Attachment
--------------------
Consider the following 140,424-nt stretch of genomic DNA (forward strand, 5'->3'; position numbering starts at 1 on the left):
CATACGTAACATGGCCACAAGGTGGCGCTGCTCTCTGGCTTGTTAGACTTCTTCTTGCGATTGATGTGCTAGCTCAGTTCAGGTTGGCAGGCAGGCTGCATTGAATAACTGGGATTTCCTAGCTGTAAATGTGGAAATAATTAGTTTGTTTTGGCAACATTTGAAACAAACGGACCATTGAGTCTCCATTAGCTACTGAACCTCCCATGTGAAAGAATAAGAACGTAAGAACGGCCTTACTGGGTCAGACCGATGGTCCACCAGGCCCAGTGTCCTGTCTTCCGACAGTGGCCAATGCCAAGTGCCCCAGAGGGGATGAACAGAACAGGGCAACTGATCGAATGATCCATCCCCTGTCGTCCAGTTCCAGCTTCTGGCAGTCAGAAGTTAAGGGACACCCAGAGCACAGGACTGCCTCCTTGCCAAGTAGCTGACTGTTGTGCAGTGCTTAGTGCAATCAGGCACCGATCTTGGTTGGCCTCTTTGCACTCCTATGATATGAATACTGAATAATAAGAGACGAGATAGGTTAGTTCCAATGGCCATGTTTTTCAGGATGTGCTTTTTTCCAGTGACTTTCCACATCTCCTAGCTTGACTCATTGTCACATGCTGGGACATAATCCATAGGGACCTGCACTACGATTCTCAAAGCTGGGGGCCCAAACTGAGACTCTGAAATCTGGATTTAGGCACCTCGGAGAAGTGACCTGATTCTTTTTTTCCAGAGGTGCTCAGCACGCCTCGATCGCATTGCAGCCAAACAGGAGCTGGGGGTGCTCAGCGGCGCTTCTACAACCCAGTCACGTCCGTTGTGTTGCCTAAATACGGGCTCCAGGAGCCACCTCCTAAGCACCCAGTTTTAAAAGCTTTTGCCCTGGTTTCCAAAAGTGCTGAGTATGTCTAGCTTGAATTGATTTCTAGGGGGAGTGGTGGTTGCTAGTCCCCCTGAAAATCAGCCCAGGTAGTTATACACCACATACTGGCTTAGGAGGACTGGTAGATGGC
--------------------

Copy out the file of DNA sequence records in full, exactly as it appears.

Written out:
Consider the following 140,424-nt stretch of genomic DNA (forward strand, 5'->3'; position numbering starts at 1 on the left):
CATACGTAACATGGCCACAAGGTGGCGCTGCTCTCTGGCTTGTTAGACTTCTTCTTGCGATTGATGTGCTAGCTCAGTTCAGGTTGGCAGGCAGGCTGCATTGAATAACTGGGATTTCCTAGCTGTAAATGTGGAAATAATTAGTTTGTTTTGGCAACATTTGAAACAAACGGACCATTGAGTCTCCATTAGCTACTGAACCTCCCATGTGAAAGAATAAGAACGTAAGAACGGCCTTACTGGGTCAGACCGATGGTCCACCAGGCCCAGTGTCCTGTCTTCCGACAGTGGCCAATGCCAAGTGCCCCAGAGGGGATGAACAGAACAGGGCAACTGATCGAATGATCCATCCCCTGTCGTCCAGTTCCAGCTTCTGGCAGTCAGAAGTTAAGGGACACCCAGAGCACAGGACTGCCTCCTTGCCAAGTAGCTGACTGTTGTGCAGTGCTTAGTGCAATCAGGCACCGATCTTGGTTGGCCTCTTTGCACTCCTATGATATGAATACTGAATAATAAGAGACGAGATAGGTTAGTTCCAATGGCCATGTTTTTCAGGATGTGCTTTTTTCCAGTGACTTTCCACATCTCCTAGCTTGACTCATTGTCACATGCTGGGACATAATCCATAGGGACCTGCACTACGATTCTCAAAGCTGGGGGCCCAAACTGAGACTCTGAAATCTGGATTTAGGCACCTCGGAGAAGTGACCTGATTCTTTTTTTCCAGAGGTGCTCAGCACGCCTCGATCGCATTGCAGCCAAACAGGAGCTGGGGGTGCTCAGCGGCGCTTCTACAACCCAGTCACGTCCGTTGTGTTGCCTAAATACGGGCTCCAGGAGCCACCTCCTAAGCACCCAGTTTTAAAAGCTTTTGCCCTGGTTTCCAAAAGTGCTGAGTATGTCTAGCTTGAATTGATTTCTAGGGGGAGTGGTGGTTGCTAGTCCCCCTGAAAATCAGCCCAGGTAGTTATACACCACATACTGGCTTAGGAGGACTGGTAGATGGC